- We advise you to exercise normal safety precautions in Malawi.
- Exercise common sense and look out for suspicious behaviour, as you would in Australia.
- Demonstrations in Malawi can be spontaneous and attract large numbers. You should avoid all demonstrations and large public gatherings. If you are in an area where demonstrations are occurring you should leave if it is safe to do so.
- Shortages of petrol and diesel have occurred in Malawi, resulting in long queues at fuel stations. Travellers to Malawi should be aware of these difficulties when planning to hire vehicles or travel by road to and from Malawi.
- Australia has a Consulate in Malawi headed by an Honorary Consul who can provide limited consular assistance. The Australian Embassy in Zimbabwe provides full consular assistance to Australians in Malawi, see the Where to Get Help section.
- Be a smart traveller. Before heading overseas:
- organise comprehensive travel insurance and check what circumstances and activities are not covered by your policy
- register your travel and contact details, so we can contact you in an emergency
- subscribe to this travel advice to receive free email updates each time it's reissued.
Entry and exit
A 30 day visa may be issued to Australian citizens at the port of entry. Immigration and customs services at land borders only operate during daylight hours. To avoid being stranded, travellers are advised to confirm beforehand what time these services are available. Visa and other entry and exit conditions (such as currency, customs and quarantine regulations) change regularly. Contact the nearest Embassy or Consulate of Malawi for the most up to date information.
A Yellow Fever vaccination certificate is required for entry into Malawi for travellers arriving from a yellow fever affected country. The World Health Organization (WHO) can provide a list of yellow fever affected countries.
Make sure your passport has at least six months' validity from your planned date of return to Australia. You should carry copies of a recent passport photo with you in case you need a replacement passport while overseas. Australian travellers are advised that Provisional Travel Documents are not accepted for travelling or transiting through South Africa.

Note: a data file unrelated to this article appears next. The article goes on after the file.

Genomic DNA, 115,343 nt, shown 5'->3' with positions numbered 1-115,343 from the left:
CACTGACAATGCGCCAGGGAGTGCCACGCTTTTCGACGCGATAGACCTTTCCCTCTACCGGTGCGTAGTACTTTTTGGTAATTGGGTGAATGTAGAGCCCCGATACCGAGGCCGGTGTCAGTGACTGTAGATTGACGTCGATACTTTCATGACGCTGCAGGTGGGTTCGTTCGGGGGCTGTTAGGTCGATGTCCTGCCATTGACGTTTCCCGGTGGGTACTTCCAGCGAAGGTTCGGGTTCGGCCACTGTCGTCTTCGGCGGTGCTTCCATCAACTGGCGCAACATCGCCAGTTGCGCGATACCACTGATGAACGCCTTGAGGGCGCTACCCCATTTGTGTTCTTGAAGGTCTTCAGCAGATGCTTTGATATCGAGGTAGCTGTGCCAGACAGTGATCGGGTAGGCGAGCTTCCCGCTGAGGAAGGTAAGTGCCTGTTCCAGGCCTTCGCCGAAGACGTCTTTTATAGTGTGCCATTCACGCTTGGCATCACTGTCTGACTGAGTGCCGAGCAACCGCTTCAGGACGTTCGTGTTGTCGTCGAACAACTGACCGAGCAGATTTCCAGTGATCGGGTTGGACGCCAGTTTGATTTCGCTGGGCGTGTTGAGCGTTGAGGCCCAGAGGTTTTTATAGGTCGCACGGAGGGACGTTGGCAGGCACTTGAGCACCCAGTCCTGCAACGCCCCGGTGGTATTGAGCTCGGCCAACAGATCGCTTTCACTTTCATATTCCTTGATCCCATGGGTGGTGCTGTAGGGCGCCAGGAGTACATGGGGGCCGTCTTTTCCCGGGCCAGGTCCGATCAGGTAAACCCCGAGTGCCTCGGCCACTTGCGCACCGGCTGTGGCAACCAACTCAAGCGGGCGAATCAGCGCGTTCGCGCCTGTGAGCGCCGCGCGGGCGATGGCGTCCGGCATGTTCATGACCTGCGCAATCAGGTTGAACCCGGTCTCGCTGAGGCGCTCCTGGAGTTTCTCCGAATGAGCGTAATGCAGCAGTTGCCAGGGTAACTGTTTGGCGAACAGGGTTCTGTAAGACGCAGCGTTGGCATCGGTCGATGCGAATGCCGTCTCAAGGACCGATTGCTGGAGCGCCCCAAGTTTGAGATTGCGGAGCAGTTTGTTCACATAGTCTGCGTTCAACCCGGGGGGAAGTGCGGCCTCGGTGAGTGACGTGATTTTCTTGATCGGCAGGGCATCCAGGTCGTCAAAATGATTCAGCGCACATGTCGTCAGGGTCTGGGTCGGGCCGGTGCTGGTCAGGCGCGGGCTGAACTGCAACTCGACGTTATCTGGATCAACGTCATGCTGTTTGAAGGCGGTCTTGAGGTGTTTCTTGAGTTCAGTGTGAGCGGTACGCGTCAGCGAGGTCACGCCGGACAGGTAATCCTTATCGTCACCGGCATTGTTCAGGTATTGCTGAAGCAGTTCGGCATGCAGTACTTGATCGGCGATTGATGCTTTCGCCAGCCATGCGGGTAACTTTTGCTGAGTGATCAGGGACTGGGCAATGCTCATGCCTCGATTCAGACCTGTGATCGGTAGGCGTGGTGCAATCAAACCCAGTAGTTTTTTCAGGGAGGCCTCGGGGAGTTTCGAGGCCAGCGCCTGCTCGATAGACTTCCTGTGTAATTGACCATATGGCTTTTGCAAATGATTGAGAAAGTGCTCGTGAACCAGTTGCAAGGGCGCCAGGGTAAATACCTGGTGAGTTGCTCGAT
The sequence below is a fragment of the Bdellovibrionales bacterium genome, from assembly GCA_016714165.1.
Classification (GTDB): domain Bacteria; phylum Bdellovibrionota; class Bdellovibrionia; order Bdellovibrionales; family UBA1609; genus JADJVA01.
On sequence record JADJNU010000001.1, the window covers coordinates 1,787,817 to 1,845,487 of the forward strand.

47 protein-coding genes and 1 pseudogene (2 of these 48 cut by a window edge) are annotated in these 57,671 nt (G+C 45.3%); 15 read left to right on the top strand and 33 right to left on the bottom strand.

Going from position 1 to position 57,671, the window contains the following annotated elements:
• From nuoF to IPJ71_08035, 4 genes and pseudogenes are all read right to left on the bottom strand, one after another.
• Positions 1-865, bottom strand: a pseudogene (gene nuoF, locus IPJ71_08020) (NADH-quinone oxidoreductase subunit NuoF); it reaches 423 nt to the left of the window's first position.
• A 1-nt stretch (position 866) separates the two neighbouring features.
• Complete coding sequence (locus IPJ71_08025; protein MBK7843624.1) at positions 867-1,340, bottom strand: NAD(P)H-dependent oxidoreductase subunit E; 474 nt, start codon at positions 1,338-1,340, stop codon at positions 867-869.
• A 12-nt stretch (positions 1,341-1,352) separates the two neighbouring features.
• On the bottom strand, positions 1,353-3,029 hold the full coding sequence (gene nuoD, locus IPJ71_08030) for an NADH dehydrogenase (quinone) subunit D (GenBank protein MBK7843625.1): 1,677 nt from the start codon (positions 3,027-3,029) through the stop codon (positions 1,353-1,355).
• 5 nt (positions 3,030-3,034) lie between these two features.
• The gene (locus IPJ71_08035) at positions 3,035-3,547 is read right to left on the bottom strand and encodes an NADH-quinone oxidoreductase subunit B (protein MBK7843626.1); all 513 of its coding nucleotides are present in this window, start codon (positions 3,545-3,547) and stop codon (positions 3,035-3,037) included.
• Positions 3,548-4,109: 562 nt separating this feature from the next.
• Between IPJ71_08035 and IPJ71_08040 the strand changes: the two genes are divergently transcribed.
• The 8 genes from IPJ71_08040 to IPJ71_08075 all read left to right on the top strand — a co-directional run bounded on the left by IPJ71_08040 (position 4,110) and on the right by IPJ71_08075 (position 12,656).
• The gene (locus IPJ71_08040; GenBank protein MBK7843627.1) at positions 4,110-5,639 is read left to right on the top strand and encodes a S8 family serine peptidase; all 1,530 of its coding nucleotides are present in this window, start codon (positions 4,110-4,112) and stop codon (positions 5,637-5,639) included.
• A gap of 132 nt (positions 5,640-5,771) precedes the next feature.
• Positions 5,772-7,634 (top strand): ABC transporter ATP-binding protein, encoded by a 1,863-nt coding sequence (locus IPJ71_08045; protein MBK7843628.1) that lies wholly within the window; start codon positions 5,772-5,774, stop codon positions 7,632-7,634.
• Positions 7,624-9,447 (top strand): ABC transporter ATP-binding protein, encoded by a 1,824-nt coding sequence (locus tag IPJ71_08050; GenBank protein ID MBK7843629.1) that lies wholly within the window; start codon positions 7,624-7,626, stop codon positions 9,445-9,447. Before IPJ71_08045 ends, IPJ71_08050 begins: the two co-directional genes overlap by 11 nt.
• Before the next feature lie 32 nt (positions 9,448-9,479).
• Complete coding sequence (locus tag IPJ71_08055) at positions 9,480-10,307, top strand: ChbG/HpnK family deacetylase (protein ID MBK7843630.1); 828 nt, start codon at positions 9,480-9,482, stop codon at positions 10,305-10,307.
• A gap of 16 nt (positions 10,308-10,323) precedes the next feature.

Safety and security
Civil unrest/Political tension
We advise you to exercise normal safety precautions in Malawi. Exercise common sense and look out for suspicious behaviour, as you would in Australia. General elections were held in Malawi on 20 May 2014. There was some election related violence in April 2014 in the lead-up to the election. The period following the announcement of results has been relatively calm, however protests and demonstrations may still occur and could become violent. You should avoid all political rallies and demonstrations, and monitor the local media for developments which may affect your safety.
Demonstrations in Malawi can be spontaneous and attract large numbers. If you are in an area where demonstrations are occurring you should leave if it is safe to do so. You should exercise particular caution in market areas.
Terrorism is a threat throughout the world. You can find more information about this threat in our General advice to Australian travellers.
Petty crime, including robbery, pickpocketing and bag snatching is prevalent in Malawi, including on public transport. There has been an increase in burglaries in residential areas throughout Malawi. Perpetrators of these crimes are frequently armed and may resort to violence if provoked. Residents of Blantyre and Limbe should pay close attention to their personal security and be alert to anything suspicious.